- 1 Summary
- 2 Webinar Objectives
- 3 Speakers
- 4 Resources
- 5 Question and Answers from the Webinar
- 6 What are some of the common respiratory tools used for patients with asthma?
- 7 What is the best defense against COVID-19 for people with asthma?
- 8 What are some of the issues with COVID-19 with regards to respiratory tools?
- 9 What are some important things to remember about asthma care during this time?
- 10 How should nebulizers be used at home in people with known or suspected COVID-19?
- 11 How should respiratory tools be used at school during COVID-19?
- 12 What are considerations for hospitals, clinics and doctor’s offices?
- 13 What are some key points to take away for nebulizer use in the hospital?
This webinar first aired on July 9, 2020
A discussion on the use of inhalers and nebulizers during the COVID-19 outbreak that centers on how to manage inhalers and nebulizers in the home, school and hospital settings. Additional information includes resources that are available to help patients better afford their medications.
Following this webinar, the participant will be able to:
- Discuss asthma care at home during COVID-19, including the use and cleaning of nebulizers
- Identify 3 concerns related to using inhalers at school
- Identify aerosol generating procedures in the hospital / medical office setting and strategies to mitigate the spread of viral droplets
Dr. Purvi Parikh
Tonya Winders, President and CEO of Allergy & Asthma Network
CE is not available for this webinar
Question and Answers from the Webinar
What are some of the common respiratory tools used for patients with asthma?
Metered-dose inhalers (MDI), dry powder inhalers (DPI) and soft-mist inhalers are the three types of asthma inhalers, with valved holding chambers or spacers serving as devices that can help facilitate the medication. Nebulizers are devices that deliver asthma medication into a fine aerosol that can be inhaled into the lungs.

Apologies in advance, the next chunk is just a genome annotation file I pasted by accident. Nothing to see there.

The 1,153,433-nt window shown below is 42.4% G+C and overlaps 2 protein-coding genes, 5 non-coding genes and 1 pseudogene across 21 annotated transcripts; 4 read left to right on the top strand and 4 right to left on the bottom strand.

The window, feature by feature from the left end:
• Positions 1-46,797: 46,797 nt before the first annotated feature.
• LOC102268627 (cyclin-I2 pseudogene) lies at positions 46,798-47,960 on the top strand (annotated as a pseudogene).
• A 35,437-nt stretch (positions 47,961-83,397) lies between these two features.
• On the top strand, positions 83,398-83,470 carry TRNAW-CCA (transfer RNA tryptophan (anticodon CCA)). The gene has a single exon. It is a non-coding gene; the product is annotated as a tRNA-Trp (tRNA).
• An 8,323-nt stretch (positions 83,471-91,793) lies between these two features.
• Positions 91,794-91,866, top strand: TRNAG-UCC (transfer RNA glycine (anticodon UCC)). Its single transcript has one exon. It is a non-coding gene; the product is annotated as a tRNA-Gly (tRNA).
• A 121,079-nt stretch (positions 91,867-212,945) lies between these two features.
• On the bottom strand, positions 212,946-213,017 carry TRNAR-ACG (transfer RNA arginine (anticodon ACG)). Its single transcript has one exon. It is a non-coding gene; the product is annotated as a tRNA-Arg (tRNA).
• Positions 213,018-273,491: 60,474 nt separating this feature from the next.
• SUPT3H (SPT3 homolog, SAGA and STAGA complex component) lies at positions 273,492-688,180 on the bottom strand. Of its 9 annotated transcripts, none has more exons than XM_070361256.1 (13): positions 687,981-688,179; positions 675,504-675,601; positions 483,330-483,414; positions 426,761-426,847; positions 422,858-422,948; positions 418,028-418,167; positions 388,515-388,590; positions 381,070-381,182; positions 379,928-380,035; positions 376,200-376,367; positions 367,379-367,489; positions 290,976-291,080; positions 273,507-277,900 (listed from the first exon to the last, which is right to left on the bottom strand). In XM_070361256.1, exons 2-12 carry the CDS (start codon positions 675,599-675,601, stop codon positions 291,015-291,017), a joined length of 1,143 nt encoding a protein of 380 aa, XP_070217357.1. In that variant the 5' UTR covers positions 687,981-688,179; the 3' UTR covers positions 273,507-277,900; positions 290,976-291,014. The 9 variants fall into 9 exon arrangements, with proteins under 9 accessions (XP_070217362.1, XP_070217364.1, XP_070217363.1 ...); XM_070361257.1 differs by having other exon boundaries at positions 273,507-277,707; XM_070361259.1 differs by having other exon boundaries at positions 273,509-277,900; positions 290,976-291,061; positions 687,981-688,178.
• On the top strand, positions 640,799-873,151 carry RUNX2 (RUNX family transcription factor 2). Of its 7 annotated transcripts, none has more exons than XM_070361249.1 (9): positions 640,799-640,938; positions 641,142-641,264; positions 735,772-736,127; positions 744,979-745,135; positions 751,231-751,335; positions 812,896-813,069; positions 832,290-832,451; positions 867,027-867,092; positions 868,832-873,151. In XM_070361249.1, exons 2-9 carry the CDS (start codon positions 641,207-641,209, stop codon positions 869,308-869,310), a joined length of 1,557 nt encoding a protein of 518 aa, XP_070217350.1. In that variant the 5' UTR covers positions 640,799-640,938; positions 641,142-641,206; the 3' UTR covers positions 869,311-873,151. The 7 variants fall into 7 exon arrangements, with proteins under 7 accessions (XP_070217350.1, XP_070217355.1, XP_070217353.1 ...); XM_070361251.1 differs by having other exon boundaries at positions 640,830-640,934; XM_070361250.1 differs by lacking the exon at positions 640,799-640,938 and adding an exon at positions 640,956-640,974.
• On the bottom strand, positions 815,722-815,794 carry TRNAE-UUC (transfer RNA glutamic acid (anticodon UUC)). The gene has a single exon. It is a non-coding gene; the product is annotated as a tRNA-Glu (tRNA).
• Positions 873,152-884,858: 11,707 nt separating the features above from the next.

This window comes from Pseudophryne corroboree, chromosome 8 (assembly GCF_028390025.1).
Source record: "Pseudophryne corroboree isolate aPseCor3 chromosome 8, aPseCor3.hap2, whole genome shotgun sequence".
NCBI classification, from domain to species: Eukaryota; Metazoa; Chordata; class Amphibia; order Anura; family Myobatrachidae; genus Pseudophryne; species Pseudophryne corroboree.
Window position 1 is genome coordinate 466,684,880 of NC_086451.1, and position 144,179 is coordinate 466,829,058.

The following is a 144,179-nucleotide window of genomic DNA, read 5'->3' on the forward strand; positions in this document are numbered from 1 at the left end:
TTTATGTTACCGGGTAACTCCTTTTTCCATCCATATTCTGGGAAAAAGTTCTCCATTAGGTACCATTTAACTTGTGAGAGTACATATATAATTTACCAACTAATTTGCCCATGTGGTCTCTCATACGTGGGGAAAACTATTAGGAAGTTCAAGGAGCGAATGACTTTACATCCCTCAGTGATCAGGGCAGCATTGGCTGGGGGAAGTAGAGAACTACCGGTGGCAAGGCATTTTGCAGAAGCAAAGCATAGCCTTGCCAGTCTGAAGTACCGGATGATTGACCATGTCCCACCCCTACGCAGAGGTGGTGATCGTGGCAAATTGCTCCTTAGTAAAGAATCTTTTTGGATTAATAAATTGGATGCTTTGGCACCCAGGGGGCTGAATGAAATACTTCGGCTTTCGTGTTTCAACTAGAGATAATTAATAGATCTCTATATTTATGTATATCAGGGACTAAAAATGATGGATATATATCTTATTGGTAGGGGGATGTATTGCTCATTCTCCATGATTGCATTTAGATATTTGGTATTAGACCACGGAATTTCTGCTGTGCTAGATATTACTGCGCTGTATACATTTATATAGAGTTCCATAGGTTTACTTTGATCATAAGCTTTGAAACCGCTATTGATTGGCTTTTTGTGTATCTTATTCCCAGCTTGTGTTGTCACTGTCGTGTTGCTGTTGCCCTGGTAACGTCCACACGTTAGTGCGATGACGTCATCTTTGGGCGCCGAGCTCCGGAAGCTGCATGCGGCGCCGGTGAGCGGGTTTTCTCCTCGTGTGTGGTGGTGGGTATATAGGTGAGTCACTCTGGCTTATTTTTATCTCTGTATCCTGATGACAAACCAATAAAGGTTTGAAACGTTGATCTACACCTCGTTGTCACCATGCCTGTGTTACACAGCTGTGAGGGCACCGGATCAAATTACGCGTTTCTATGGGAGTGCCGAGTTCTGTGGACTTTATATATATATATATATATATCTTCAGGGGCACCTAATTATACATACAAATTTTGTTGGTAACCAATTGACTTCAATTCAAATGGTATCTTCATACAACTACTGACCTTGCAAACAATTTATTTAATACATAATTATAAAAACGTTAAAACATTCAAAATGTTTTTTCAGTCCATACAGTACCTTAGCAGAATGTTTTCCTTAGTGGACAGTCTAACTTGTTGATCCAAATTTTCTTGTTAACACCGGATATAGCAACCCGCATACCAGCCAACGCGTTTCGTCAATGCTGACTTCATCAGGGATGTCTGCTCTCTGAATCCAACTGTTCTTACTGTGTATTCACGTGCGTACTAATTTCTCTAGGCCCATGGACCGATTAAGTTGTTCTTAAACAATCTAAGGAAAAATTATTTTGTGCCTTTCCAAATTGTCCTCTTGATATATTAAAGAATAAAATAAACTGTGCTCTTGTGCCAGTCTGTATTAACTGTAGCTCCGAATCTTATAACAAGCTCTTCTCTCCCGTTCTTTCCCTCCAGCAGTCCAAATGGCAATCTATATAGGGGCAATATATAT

A spirometer is a device that measures the volume and speed that air is pushed in and out of the lungs. Peak flow meters are used to measure the speed you can force air out of your lungs. A fractional exhaled nitric oxide (FeNO) device measures exhaled nitric oxide to gauge airway inflammation.
For more information about all of these devices and tools, see Asthma Medications and Treatment.
What is the best defense against COVID-19 for people with asthma?
Make sure your asthma is well controlled. This is important all the time, but even more important during the pandemic. Based upon current data, those most at risk from severe illness from COVID-19 include:
- People with chronic lung disease or moderate-to-severe asthma
- People who are immunocompromised, including those on oral corticosteroids
- People of any age with certain underlying health conditions, particularly if those conditions are not well controlled.
What are some of the issues with COVID-19 with regards to respiratory tools?
COVID-19 is spread through droplets, and emerging research suggests that it may also linger in the air. Inhalers, nebulizers and spacers may contain COVID-19 respiratory droplets and nebulizers can spread droplets through the air.
It is important to continue to access asthma care during the COVID-19 pandemic. Telehealth may be especially useful for asthma patients.
What are some important things to remember about asthma care during this time?
Make sure that your asthma is under control. Here are some tips on how to manage asthma:
- Check that you are on the right medication and right dose
- Make sure you are using proper technique for all inhaled medications
- Know when to call the hospital or ER if you are having trouble breathing
- Know your warning signs
- Understand the importance of taking daily asthma controller medications